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HX question about link.exe (DOSX)

posted by Rugxulo(R) Homepage, Usono, 30.07.2008, 00:54

> > Why are MS OSes always really really bad cooperating with others??w!
> While agreed in general, (and even in this case), the root cause is a bit
> different. I suspect one of the OSes has a different view of harddisk

I guess it just assumes that Windows was hosed so that they won't get tons of support calls saying, "I can't boot anymore!" (Better safe than sorry?)

> > Isn't Xen not in the kernel tree unlike LVM
> Emulators are quite slow, so I decided to go with
> hypervisors. It worked fine for a while, but it broke with Fedora 7, and
> never was fixed since.

I've never tried Fedora, but from what I've heard (re: 9) is that it has lots of new, cutting edge stuff that is nice except that it's somewhat unstable / less stable than you'd like. Some people adore it, some complain about it (and Ubuntu too) in that regard.

> There is not much difference between running in 16-bit programs on a
> 32-bit OS and 32-bit in a 64-bit process.

I would have to run DOSEMU x86-64 to really see how good / bad performance is. So far, I haven't (since I'm too dumb to compile it myself; too bad no distros come with it). If anybody here ever tries it, I'm interested in your results (although I have no intention of running x86-64 full-time).

> > Sounds almost not even worth it. :-/
> Under Linux less even, since Linux supports PAE and 32-bit Linux has
> access to the full 4GB.

FreeBSD supposedly supports it, but kernel + modules must all be compiled with that in mind (according to Wikipedia). I don't think most home users have more than 4 GB (at most) just yet.

> > > I read up a lot on 64-bits programming and the summary is that rule
> of
> > > thumb, general purpose code is slightly slower.
> >
> > Maybe that's an implementation issue that will be fixed in later
> models??
> Yes and no. It is simply the average larger data size. So unless you have
> 32-bit bins or some form of a NEAR model.

So what is the advantage of 64-bit then?? If more registers doesn't equal more speed but uses more memory, then it's crap, just a novelty, not worth bothering with.

> Btw, in general GCC is worse in CPU specific optimizations than other
> compilers.

What other compilers? I'll admit GCC is pretty darn good but could indeed be improved (in theory, I dunno how). Intel's doesn't count because it's expensive. Okay, yes, MSVC is supposedly better now, but it's only got one platform + architecture to target, so it's probably easier / simpler.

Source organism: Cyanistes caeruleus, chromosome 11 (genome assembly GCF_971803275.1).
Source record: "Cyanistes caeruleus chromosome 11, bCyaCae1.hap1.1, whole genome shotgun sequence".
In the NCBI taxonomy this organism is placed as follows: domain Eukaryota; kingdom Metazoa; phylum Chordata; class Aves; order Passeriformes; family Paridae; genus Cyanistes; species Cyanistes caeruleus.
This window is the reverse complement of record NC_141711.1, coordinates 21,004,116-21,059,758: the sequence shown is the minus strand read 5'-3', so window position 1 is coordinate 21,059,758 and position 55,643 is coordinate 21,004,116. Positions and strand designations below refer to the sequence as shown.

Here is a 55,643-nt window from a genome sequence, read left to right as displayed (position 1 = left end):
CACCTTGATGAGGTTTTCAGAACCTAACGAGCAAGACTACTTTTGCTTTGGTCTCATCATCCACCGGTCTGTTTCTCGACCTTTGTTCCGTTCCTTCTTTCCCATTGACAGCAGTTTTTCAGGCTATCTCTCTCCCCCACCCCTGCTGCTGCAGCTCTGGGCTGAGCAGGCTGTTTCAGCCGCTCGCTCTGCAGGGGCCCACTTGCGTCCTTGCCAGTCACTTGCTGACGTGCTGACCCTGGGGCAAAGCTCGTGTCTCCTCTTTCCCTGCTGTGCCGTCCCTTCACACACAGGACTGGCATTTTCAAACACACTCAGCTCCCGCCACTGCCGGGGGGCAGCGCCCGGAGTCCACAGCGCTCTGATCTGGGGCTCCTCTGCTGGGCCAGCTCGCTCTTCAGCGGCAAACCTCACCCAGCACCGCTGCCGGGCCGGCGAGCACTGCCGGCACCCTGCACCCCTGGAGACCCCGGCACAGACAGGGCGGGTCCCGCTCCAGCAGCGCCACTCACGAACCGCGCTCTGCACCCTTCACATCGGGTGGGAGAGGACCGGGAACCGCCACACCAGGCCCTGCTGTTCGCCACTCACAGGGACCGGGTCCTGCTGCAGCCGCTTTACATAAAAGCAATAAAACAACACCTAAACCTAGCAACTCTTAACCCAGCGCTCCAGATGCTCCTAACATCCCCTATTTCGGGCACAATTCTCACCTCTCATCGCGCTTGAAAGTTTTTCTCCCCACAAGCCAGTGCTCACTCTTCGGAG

> The main bottle necks of the avg application are the heapmanager and the
> memory move function. And in the latter, it helps a lot if you can use
> SIMD instructions which move with larger granularity. x86 was always a bit
> ackward in this regard, compared to e.g. an 68040 that could move 16 bytes
> in one instruction in the early nineties already.

Did you ever have one of those? I didn't, but I think the Atari Falcon used one (which IIRC was at one time development platform for their Jaguar console).

According to Darek Mihocka, he was able to emulate an Atari ST ("Gemulator") at full speed on a 486 in 1992. (This is also the same guy who sped up BOCHS recently.) Heck, he got BOCHS running on his PS3.

> Yes, but you can't introduce a whole new architecture every two years.
> Till now it happened twice. The i386 and the x86_64. All x86_64 machines
> have SSE2.

They sell these machines because they are either more powerful and/or faster than their predecessors. "Run your favorite apps in half the time!" or "30% speedups!" In reality, they do run better/cooler/quieter, but it's more unnecessary upgrades. I personally prefer software optimization over hardware upgrades because the former benefits everyone while the latter only benefits you (and potentially wastes money). The idea that our computers are 1000x stronger than 10 years ago astonishes me because we aren't able to do 1000x more stuff (only maybe five or ten, if even).

There should probably be a). media PCs, b). gaming PCs, c). legacy / work PCs, and d). bleeding edge / experimental PCs. (I mean, I doubt I'll ever use / need Direct X 10 because I'm not a PC gamer. And x86-64 is of no use to me now if the only tangible advantage is access to > 4 GB RAM.)

> > Microsoft basically started over from scratch with the XBox360 because
> it
> > uses a PowerPC-ish cpu (tri-core 3.2 Ghz) unlike the previous Intel
> > Celeron 733 Mhz.
> You can always much freer in chosing an embedded CPU. While there might
> be some legacy concerns, they are generally less.

I don't know about your experiences or what languages / cpus you've programmed for, but what is your favorite architecture (if any) and why (price and power consumption not considered)? In other words, is 68000 better than i386 in your eyes?


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